Like most kettlebell techniques, the Kettlebell Clean & Press is a full-body compound exercise that challenges muscles from your hands all the way down to your feet. When performed using RKC Hardstyle methods the press becomes a great way not only build strong shoulders but strong lats and abs. For strength it is generally recommended to perform sets of 1-10 reps using a weight that is between 40% & 80% of your one rep max.
Some benefits of the kettlebell clean and press over free weights and machines.
The design of the kettlebell allows you to maintain a neutral wrist position which is safer for the wrists and challenges the forearm muscles to a greater degree.
The design of the kettlebell allows you to use a greater range of motion without the bar or awkward ends of heavy dumbbells getting in your way. A greater range of motion means building more strength, burning more calories, building more flexibility and it just feels awesome.
Kettlebells allow you to rotate your wrists and shoulders into a natural position that is safe for you versus being jammed into an odd position by a bar or machine.
Kettlebells allow you use your natural pressing groove that is safest and strongest for your shoulders whereas bars force your shoulders to move in a way that may not be suitable for you, or machines that force you to follow a linear path placing shearing forces on your joints.
Kettlebells can be recleaned by hiking them and accelerating them backward between your legs. This large range of motion cannot be duplicated with barbells and is too awkward with heavy dumbbells. The result is a greater cardio workout and developing explosive power through a large range of motion.
While the kettlebell is an excellent tool for the clean & press one of the biggest drawbacks is that it becomes impractical to clean & press heavier than 212 lbs since most kettlebell manufactures only make bells up to 106lbs. I have seen kettlebells that are heavier but the price of such kettlebells are prohibitive and the size becomes unwieldy. However 2 35lb kettlebell and 2 70lb kettlebell is enough to keep most men and women challenged for a lifetime.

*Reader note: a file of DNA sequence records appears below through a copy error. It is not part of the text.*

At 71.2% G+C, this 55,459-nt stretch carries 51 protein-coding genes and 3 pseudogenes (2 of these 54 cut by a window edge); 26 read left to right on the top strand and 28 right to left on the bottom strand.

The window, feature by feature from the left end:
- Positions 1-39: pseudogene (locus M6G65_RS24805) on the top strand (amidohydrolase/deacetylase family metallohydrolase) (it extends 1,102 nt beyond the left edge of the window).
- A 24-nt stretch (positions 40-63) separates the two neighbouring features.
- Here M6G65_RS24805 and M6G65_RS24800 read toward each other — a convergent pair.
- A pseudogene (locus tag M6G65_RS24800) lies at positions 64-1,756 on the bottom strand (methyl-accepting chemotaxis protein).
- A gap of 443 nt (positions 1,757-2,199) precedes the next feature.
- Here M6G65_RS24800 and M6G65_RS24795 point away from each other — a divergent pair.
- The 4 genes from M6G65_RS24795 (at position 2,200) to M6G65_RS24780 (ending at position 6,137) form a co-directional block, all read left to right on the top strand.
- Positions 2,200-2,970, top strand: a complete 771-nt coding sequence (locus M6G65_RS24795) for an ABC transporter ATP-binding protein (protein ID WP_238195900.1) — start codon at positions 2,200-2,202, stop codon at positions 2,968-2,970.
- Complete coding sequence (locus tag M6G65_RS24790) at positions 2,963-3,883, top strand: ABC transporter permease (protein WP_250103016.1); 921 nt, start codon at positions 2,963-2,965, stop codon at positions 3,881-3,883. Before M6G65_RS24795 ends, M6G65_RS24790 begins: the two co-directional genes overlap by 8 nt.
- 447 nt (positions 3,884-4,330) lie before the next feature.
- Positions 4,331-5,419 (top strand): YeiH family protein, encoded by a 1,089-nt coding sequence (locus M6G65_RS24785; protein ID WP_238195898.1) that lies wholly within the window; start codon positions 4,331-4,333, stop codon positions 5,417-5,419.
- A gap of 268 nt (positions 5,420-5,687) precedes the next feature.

The Clean is where you bring the weight up to your shoulder in one clean movement.
The Press is simply pressing the kettlebell overhead from your shoulder.
When you lower then re-clean the weight between each press your performing the “Clean & Press”
When you clean the weight once then perform multiple presses in a row this is called a “Military Press.”
Before performing this technique in high volume I strongly advise taking time to develop the adequate shoulder mobility & stability to get your arm into a safe lockout position and hold a given weight there comfortably. In general you should be able to hold the weight overhead for at least 30 seconds before you begin doing presses with it. The best way to go about all of this is spend several weeks practicing things like pump stretches, “Brettzels”, the Turkish Getup, and Walks with the weight in the overhead lockout position.
Assume the ready position with the kettlebell(s) on the ground in front of you.
Hike the bell(s) backward between your legs.
Quick stand up, keeping your armpit(s) shut and your elbow(s) glued low to your side.
Quickly accelerate your hand(s) around the kettlebell(s) and catch the bell(s) softly between your upper and lower arm.
Lower the bell(s) by quickly pushing your hips backward, hiking the kettlebell(s) behind you then lettingthe kettlebell(s) pendulum forward to a rest in front of you.
The press is simply (not necessarily easily) pressing the kettlebell overhead.
From the Rack position sniff in some air and get tight from the armpits down to your toes.
Initiate the press with grunt to pressurize your midsection and protect your back.
Keeping your forearms vertical drive your elbows outward and up.
Full extend your arms and lockout with your biceps behind your ears.
Lower the bells by pulling your elbows down in front of you keeping your midsection tense and return the bells to the rack position.
From here you can set the bells down, perform another clean or go directly into the next rep.